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GDC Takes Proactive Measures in Managing Evolving Population

Homer Bryson
Director of Public Affairs: 
Joan Heath
Contact Name: 
Gwendolyn Hogan
Contact Email:

Corrections Takes Proactive Measures in Managing the Evolving

Offender Population

FORSYTH, Ga. – As the offender demographics within the Georgia prison system continue to evolve following the implementation of Criminal Justice Reform efforts, corrections officials have been taking proactive measures in revising strategies to manage the increasingly violent offender population. Effective programming is an essential part of these strategies, including increased educational and vocational opportunities, access to Georgia Offender Alternative Learning devices (GOAL), and increased counseling.

The Georgia Department of Corrections (GDC) has seen a 4% increase in violent and sex offense admissions, since 2012. Non-violent offenders are being diverted to community corrections, leaving the most violent and dangerous to be housed in prison facilities.

“This is good news for the citizens of the state of Georgia because non-violent offenders are receiving the assistance they need to become productive members of society,” said Commissioner Bryson. “At the same time, we are taking seriously our commitment of maintaining secure and safe facilities by taking proactive measures towards managing the increasingly violent prison population.”

Even with this evolving offender population, GDC has seen an 80% decline in homicides between calendar year 2012, and the first six months of 2016. Inmate-on-inmate assaults are down overall by 52.6% since FY2014. In July 2016, there were a total of 75 inmate-on-inmate assaults. Approximately 60% involved offenders who received mental health treatment from GDC, while 53% involved validated gang members. Of these incidents, 11% resulted in serious injury.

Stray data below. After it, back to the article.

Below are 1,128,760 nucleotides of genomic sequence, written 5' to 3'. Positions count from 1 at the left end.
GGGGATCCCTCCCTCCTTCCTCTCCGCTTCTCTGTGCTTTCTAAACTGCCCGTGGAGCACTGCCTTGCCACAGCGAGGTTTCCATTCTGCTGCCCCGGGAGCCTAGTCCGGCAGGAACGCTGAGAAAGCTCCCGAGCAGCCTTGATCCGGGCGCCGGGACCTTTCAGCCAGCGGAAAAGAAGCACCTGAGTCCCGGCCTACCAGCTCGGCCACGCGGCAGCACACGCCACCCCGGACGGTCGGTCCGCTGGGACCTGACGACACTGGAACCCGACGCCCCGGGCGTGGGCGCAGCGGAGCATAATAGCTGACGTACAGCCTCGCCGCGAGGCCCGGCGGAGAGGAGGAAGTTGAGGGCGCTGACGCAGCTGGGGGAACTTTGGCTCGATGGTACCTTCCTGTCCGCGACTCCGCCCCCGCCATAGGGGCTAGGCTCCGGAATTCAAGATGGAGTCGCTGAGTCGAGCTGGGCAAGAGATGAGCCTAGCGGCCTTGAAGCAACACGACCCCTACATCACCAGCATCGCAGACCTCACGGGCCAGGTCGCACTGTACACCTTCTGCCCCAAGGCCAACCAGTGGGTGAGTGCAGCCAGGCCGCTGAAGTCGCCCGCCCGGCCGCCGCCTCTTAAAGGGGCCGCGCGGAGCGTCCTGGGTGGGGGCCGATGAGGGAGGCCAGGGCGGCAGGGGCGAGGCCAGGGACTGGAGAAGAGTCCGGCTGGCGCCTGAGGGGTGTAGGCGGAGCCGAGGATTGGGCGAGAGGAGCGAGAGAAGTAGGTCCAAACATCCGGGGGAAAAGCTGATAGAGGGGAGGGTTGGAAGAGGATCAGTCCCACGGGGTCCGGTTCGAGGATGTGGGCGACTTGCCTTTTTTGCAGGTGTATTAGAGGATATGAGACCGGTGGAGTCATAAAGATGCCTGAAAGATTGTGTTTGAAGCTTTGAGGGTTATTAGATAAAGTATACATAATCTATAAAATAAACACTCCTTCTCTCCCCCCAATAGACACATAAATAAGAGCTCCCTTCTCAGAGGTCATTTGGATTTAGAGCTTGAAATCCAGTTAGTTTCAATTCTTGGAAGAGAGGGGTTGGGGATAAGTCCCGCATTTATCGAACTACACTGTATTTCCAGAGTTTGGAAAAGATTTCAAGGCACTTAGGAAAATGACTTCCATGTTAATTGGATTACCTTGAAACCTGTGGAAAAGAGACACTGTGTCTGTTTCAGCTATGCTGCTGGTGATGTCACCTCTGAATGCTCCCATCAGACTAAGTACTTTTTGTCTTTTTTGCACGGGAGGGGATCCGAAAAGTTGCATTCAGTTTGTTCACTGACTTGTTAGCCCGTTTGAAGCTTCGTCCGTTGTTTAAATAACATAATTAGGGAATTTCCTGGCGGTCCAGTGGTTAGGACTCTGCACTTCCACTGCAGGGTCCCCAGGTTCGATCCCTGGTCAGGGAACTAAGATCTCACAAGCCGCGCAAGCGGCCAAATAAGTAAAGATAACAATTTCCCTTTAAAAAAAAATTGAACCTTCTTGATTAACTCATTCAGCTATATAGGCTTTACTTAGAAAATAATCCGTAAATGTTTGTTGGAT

A significant portion of our strategies revolve around our commitment to providing offenders with opportunities for a successful reentry. These opportunities have shown great success, specifically in our educational programming. For example, GED programming is available at all of our state facilities, with 187 teachers and more than 6,000 offenders enrolled. To date, a total of 1,222 offenders have completed the GED course. One of the newest additions to our educational programming is the GOAL device, a tablet that allows offenders to have 24-hour access to educational material. All offenders housed in state facilities will be issued a device, and thus far more than 25,000 GOAL devices have been distributed. Since the distribution of these devices, offenders have downloaded more than 610,000 educational materials.

Other measures taken include installing new locking mechanisms and replacing cell fixtures so that offenders cannot make improvised weapons. Regular shakedowns are conducted to eradicate contraband from inside the walls of our prisons, which aids in the safety of our staff and inmates as well as the overall operations of our facilities. Additionally, the GDC bolstered the number and training of investigators working in its Office of Professional Standards’ Criminal Investigations Unit to include a total of 104 Special Agents and Investigators, with one investigator assigned at all close security and most medium security facilities. The GDC’s Special Agents receive the same initial training as agents from the Georgia Bureau of Investigation and have been instrumental in the GDC’s efforts to interdict criminal activity within its facilities. Further, a dedicated Statewide Security Threat Group Coordinator has been tasked with identifying dangerous gang members within our prisons, coordinating efforts of facilities to monitor gang activity, and providing intelligence information to our law enforcement partners statewide.

The GDC responds promptly when conflicts arise between offenders or among gang members. Several facilities experienced heightened tensions over the past two to three months and were placed on lockdown to ensure the safety of staff and inmates. Facility conditions were assessed on a case-by-case basis to limit the interruptions to offender programming, work details, and visitation to the extent possible.

The GDC has one of the largest prison systems in the U.S. and is responsible for supervising nearly 52,000 state prisoners. It is the largest law enforcement agency in the state with approximately 10,500 employees.

For more information on the GDC call 478-992-5247 or visit


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